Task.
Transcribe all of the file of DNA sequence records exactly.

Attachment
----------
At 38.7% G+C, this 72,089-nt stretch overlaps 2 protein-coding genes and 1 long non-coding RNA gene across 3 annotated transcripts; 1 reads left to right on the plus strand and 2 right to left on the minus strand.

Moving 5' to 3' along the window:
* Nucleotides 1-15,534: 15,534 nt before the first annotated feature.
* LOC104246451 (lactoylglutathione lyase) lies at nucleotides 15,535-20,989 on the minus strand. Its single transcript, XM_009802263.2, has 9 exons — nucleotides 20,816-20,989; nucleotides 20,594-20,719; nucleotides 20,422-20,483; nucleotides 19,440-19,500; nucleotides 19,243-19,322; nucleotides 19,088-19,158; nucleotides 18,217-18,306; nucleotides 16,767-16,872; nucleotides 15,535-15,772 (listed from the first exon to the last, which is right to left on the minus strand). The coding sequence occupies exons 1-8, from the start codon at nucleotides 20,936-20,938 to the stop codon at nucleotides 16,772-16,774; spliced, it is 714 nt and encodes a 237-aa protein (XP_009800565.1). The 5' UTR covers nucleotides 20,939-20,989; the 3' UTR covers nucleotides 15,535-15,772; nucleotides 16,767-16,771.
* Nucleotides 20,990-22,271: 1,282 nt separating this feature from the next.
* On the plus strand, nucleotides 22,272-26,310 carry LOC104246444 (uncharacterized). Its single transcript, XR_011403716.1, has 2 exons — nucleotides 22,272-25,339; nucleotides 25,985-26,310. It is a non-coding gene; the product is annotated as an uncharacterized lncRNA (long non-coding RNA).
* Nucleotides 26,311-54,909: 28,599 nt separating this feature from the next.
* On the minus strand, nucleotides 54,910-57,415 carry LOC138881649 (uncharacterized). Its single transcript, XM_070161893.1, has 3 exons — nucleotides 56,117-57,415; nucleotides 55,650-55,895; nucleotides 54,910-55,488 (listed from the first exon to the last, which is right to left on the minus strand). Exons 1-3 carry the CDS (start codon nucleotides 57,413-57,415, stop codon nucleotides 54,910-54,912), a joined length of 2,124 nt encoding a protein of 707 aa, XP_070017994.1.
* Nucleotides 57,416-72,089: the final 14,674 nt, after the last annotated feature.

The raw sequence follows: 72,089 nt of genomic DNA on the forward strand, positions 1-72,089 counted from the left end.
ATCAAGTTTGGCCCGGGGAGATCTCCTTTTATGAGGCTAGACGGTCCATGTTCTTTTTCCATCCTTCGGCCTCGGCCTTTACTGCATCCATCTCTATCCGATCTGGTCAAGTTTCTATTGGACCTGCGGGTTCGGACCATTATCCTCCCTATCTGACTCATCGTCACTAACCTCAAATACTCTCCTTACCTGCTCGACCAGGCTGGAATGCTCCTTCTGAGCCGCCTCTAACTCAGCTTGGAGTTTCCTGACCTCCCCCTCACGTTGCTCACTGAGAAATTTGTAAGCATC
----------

At 38.7% G+C, this 72,089-nt stretch overlaps 2 protein-coding genes and 1 long non-coding RNA gene across 3 annotated transcripts; 1 reads left to right on the plus strand and 2 right to left on the minus strand.

Moving 5' to 3' along the window:
* Nucleotides 1-15,534: 15,534 nt before the first annotated feature.
* LOC104246451 (lactoylglutathione lyase) lies at nucleotides 15,535-20,989 on the minus strand. Its single transcript, XM_009802263.2, has 9 exons — nucleotides 20,816-20,989; nucleotides 20,594-20,719; nucleotides 20,422-20,483; nucleotides 19,440-19,500; nucleotides 19,243-19,322; nucleotides 19,088-19,158; nucleotides 18,217-18,306; nucleotides 16,767-16,872; nucleotides 15,535-15,772 (listed from the first exon to the last, which is right to left on the minus strand). The coding sequence occupies exons 1-8, from the start codon at nucleotides 20,936-20,938 to the stop codon at nucleotides 16,772-16,774; spliced, it is 714 nt and encodes a 237-aa protein (XP_009800565.1). The 5' UTR covers nucleotides 20,939-20,989; the 3' UTR covers nucleotides 15,535-15,772; nucleotides 16,767-16,771.
* Nucleotides 20,990-22,271: 1,282 nt separating this feature from the next.
* On the plus strand, nucleotides 22,272-26,310 carry LOC104246444 (uncharacterized). Its single transcript, XR_011403716.1, has 2 exons — nucleotides 22,272-25,339; nucleotides 25,985-26,310. It is a non-coding gene; the product is annotated as an uncharacterized lncRNA (long non-coding RNA).
* Nucleotides 26,311-54,909: 28,599 nt separating this feature from the next.
* On the minus strand, nucleotides 54,910-57,415 carry LOC138881649 (uncharacterized). Its single transcript, XM_070161893.1, has 3 exons — nucleotides 56,117-57,415; nucleotides 55,650-55,895; nucleotides 54,910-55,488 (listed from the first exon to the last, which is right to left on the minus strand). Exons 1-3 carry the CDS (start codon nucleotides 57,413-57,415, stop codon nucleotides 54,910-54,912), a joined length of 2,124 nt encoding a protein of 707 aa, XP_070017994.1.
* Nucleotides 57,416-72,089: the final 14,674 nt, after the last annotated feature.

The raw sequence follows: 72,089 nt of genomic DNA on the forward strand, positions 1-72,089 counted from the left end.
ATCAAGTTTGGCCCGGGGAGATCTCCTTTTATGAGGCTAGACGGTCCATGTTCTTTTTCCATCCTTCGGCCTCGGCCTTTACTGCATCCATCTCTATCCGATCTGGTCAAGTTTCTATTGGACCTGCGGGTTCGGACCATTATCCTCCCTATCTGACTCATCGTCACTAACCTCAAATACTCTCCTTACCTGCTCGACCAGGCTGGAATGCTCCTTCTGAGCCGCCTCTAACTCAGCTTGGAGTTTCCTGACCTCCCCCTCACGTTGCTCACTGAGAAATTTGTAAGCATC